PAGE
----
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What is the nature of communication? Very often communication in second language teaching is equated to the use of the Q/A paradigm. Q/A practice very often resolves in the following: few learners participate; native speaker speaks a lot; roles for both instructor and learner are restricted; language learner speaks very little; not much interaction and negotiation of meaning. Communication cannot be equated with questions and answers (Q/A) practice. Communication is the expression, interpretation and negotiation of meaning in a given context. How do we ensure we implement this concept in second language teaching? Tasks (and not exercises) should form the backbone of the language curriculum. Tasks are the quintessential communicative event in contemporary language teaching. They involve the use of the language to express and interpret meaning and their main purpose is not language practice. In this module we will explore the role of tasks in the language classroom. Participants will be able to develop their own material (oral, reading and comprehension, listening and writing tasks) and plan how to test the effectiveness of tasks in the language classroom through ‘action research’.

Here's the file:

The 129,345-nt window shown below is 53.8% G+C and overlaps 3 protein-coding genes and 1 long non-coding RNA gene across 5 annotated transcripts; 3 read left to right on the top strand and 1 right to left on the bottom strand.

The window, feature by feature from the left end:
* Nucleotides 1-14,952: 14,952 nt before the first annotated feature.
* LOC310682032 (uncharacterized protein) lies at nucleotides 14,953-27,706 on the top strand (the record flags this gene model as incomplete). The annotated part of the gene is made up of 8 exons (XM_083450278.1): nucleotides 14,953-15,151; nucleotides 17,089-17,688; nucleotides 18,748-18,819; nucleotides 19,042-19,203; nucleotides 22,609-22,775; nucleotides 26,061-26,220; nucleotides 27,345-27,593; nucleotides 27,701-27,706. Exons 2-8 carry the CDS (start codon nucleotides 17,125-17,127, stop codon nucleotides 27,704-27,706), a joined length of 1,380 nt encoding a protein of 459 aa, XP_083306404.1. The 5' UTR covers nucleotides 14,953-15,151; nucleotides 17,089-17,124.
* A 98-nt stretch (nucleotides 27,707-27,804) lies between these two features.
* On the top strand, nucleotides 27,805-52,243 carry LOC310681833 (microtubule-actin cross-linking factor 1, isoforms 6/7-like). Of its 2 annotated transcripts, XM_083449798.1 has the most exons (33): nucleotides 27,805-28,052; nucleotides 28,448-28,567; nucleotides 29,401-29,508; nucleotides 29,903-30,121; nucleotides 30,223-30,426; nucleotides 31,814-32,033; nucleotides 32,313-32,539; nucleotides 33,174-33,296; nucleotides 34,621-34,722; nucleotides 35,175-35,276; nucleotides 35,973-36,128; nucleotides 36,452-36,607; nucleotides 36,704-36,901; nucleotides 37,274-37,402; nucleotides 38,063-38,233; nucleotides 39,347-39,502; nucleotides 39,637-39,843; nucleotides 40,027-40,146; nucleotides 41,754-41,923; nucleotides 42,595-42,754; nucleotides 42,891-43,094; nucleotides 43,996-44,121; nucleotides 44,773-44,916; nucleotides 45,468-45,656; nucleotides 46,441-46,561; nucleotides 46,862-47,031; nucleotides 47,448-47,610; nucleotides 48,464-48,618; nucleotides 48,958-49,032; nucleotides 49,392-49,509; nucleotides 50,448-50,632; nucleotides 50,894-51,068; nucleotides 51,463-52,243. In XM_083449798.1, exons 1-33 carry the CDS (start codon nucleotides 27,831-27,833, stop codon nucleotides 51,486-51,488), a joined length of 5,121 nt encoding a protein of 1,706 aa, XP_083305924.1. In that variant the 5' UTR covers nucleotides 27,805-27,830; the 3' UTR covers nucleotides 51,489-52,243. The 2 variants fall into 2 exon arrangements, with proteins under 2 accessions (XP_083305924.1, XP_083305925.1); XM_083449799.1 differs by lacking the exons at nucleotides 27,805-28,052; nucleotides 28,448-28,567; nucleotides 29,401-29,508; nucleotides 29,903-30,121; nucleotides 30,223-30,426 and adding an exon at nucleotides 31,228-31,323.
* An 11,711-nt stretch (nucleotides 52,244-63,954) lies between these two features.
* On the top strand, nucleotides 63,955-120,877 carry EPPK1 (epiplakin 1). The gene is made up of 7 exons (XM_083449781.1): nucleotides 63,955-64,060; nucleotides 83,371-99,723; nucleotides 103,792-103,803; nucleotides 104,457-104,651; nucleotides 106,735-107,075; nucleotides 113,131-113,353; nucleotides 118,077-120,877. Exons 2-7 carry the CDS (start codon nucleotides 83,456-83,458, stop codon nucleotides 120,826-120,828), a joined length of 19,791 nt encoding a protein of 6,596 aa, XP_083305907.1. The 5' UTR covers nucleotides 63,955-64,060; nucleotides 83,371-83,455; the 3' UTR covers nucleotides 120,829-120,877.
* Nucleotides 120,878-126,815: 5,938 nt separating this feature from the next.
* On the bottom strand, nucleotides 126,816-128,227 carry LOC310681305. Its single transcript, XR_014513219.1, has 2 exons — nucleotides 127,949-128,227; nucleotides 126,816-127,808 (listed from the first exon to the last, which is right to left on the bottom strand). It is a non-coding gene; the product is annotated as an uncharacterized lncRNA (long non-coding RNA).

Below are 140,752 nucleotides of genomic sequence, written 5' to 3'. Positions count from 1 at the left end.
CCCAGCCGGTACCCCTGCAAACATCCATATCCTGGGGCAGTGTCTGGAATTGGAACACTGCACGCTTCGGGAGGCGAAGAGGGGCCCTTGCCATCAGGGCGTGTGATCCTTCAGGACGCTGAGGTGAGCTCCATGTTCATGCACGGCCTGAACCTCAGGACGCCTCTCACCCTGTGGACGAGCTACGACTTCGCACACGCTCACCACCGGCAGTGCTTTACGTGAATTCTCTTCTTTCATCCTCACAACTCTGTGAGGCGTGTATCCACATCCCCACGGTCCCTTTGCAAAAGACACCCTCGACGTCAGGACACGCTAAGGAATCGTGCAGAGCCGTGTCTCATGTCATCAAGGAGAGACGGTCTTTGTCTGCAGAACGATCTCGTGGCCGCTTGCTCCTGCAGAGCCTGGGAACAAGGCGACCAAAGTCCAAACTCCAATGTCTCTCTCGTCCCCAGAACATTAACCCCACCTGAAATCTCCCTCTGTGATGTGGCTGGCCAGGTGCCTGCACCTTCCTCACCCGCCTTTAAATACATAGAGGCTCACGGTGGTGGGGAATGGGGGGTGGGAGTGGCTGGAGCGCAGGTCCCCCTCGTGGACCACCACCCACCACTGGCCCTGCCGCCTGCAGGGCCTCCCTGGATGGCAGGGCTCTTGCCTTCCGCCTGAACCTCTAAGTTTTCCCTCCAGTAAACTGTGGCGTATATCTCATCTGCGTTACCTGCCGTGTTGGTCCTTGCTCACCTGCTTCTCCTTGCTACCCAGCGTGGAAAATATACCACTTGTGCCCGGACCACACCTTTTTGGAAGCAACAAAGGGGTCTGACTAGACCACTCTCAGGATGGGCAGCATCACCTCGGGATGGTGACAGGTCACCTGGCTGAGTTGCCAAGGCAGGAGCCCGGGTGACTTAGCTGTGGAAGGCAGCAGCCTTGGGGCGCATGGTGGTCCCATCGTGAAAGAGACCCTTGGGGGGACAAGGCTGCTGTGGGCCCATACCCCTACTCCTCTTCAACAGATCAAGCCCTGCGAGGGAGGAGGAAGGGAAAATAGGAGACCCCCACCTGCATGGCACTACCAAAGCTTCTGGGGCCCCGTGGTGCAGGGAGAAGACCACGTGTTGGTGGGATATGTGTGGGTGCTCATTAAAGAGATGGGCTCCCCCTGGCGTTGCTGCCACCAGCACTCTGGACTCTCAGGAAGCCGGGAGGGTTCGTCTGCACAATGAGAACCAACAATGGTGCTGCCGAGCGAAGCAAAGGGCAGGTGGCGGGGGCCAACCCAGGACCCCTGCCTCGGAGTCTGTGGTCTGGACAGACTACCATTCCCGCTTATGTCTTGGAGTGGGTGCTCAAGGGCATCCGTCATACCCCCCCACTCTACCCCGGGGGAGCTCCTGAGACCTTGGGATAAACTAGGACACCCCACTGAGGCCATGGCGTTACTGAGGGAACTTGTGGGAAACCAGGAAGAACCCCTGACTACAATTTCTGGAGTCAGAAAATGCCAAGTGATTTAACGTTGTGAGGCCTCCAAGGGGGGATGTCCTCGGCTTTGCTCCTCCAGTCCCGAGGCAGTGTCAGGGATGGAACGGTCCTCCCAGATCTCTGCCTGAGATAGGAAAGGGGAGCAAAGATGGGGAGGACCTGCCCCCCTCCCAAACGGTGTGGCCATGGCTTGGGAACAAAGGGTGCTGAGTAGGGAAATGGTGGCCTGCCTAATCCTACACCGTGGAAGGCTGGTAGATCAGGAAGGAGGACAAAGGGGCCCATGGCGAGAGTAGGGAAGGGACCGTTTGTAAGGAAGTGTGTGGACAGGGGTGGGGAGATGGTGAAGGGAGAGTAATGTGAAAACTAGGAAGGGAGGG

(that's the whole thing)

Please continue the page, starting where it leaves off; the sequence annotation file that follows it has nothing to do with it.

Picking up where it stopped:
10th-12th October 2019 (20 hours)
11.00 – 11.15 coffee break
1300 – 14.30 break
11.00 – 11.15 coffee break
self-study pack. Final exam on moodle extra.aliassisi.it
Price 150 Euro (120 for University students). (È possibile utilizzare la carta del docente, iniziativa formativa ID.19260)
Professor Alessandro Benati is the Head of the English Department at the American University of Sharjah. He has previously worked in the United Kingdom at the University of Greenwich, Queen Mary and Westfield College, Middlesex University, and the University of Portsmouth. He is honorary visiting professor at the University of York St john, UK. Alessandro is internationally known for his research in second language acquisition and second language teaching. He has published ground-breaking research with James Lee on the pedagogical framework called processing instruction. He is co-Editor of the journal ISLA (Equinox Publishing), and Editor of the Advanced ISLA Research Book Series for Bloomsbury Publishing. He is a member of the editorial board for the journal Language Teaching Research and Co-Editor of the Grammar World Japanese online platform. He has recently launched with John Schwieter a new series for Cambridge University Press called Elements in Second Language Acquisition. Alessandro has co-ordinated national and international high-impact research projects funded by the European Union, Leverhulme Trust, British Academy, Sassakawa Foundation, Japanese MEXT, and the School Challenge. He is a member of the AHRC Peer Review College and the REF Panel 2021.He is currently working on two monographs (Key Questions in Second Language Acquisition: An Introduction and Key Issues in Second Language Teaching) for Cambridge University Press.
Enrolment form (registration is open until 15th May)